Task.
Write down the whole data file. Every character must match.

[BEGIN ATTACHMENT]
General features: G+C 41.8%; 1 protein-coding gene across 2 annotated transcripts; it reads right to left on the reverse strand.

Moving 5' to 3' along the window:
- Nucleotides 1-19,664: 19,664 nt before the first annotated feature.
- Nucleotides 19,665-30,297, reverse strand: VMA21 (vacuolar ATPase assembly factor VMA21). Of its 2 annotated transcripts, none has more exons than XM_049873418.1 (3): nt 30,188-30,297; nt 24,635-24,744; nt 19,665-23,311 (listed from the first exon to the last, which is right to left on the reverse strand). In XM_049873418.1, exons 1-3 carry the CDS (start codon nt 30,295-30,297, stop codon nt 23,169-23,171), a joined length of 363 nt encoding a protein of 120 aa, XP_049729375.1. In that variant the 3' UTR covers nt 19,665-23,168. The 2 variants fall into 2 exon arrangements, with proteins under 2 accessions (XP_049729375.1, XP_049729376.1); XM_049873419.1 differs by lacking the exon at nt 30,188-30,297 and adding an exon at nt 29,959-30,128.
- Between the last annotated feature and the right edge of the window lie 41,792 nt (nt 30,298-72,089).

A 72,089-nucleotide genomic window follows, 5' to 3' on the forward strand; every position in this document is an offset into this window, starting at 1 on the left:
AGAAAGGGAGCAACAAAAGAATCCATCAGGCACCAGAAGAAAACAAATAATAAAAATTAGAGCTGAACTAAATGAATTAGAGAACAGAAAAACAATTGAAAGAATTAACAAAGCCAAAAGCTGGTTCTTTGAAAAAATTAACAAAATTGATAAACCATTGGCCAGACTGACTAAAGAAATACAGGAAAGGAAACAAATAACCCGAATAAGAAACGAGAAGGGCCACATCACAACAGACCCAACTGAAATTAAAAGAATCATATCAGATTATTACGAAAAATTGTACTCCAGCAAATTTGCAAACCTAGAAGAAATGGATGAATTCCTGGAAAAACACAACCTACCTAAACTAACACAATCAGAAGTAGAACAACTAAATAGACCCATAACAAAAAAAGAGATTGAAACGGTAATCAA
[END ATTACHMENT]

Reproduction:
General features: G+C 41.8%; 1 protein-coding gene across 2 annotated transcripts; it reads right to left on the reverse strand.

Moving 5' to 3' along the window:
- Nucleotides 1-19,664: 19,664 nt before the first annotated feature.
- Nucleotides 19,665-30,297, reverse strand: VMA21 (vacuolar ATPase assembly factor VMA21). Of its 2 annotated transcripts, none has more exons than XM_049873418.1 (3): nt 30,188-30,297; nt 24,635-24,744; nt 19,665-23,311 (listed from the first exon to the last, which is right to left on the reverse strand). In XM_049873418.1, exons 1-3 carry the CDS (start codon nt 30,295-30,297, stop codon nt 23,169-23,171), a joined length of 363 nt encoding a protein of 120 aa, XP_049729375.1. In that variant the 3' UTR covers nt 19,665-23,168. The 2 variants fall into 2 exon arrangements, with proteins under 2 accessions (XP_049729375.1, XP_049729376.1); XM_049873419.1 differs by lacking the exon at nt 30,188-30,297 and adding an exon at nt 29,959-30,128.
- Between the last annotated feature and the right edge of the window lie 41,792 nt (nt 30,298-72,089).

A 72,089-nucleotide genomic window follows, 5' to 3' on the forward strand; every position in this document is an offset into this window, starting at 1 on the left:
AGAAAGGGAGCAACAAAAGAATCCATCAGGCACCAGAAGAAAACAAATAATAAAAATTAGAGCTGAACTAAATGAATTAGAGAACAGAAAAACAATTGAAAGAATTAACAAAGCCAAAAGCTGGTTCTTTGAAAAAATTAACAAAATTGATAAACCATTGGCCAGACTGACTAAAGAAATACAGGAAAGGAAACAAATAACCCGAATAAGAAACGAGAAGGGCCACATCACAACAGACCCAACTGAAATTAAAAGAATCATATCAGATTATTACGAAAAATTGTACTCCAGCAAATTTGCAAACCTAGAAGAAATGGATGAATTCCTGGAAAAACACAACCTACCTAAACTAACACAATCAGAAGTAGAACAACTAAATAGACCCATAACAAAAAAAGAGATTGAAACGGTAATCAA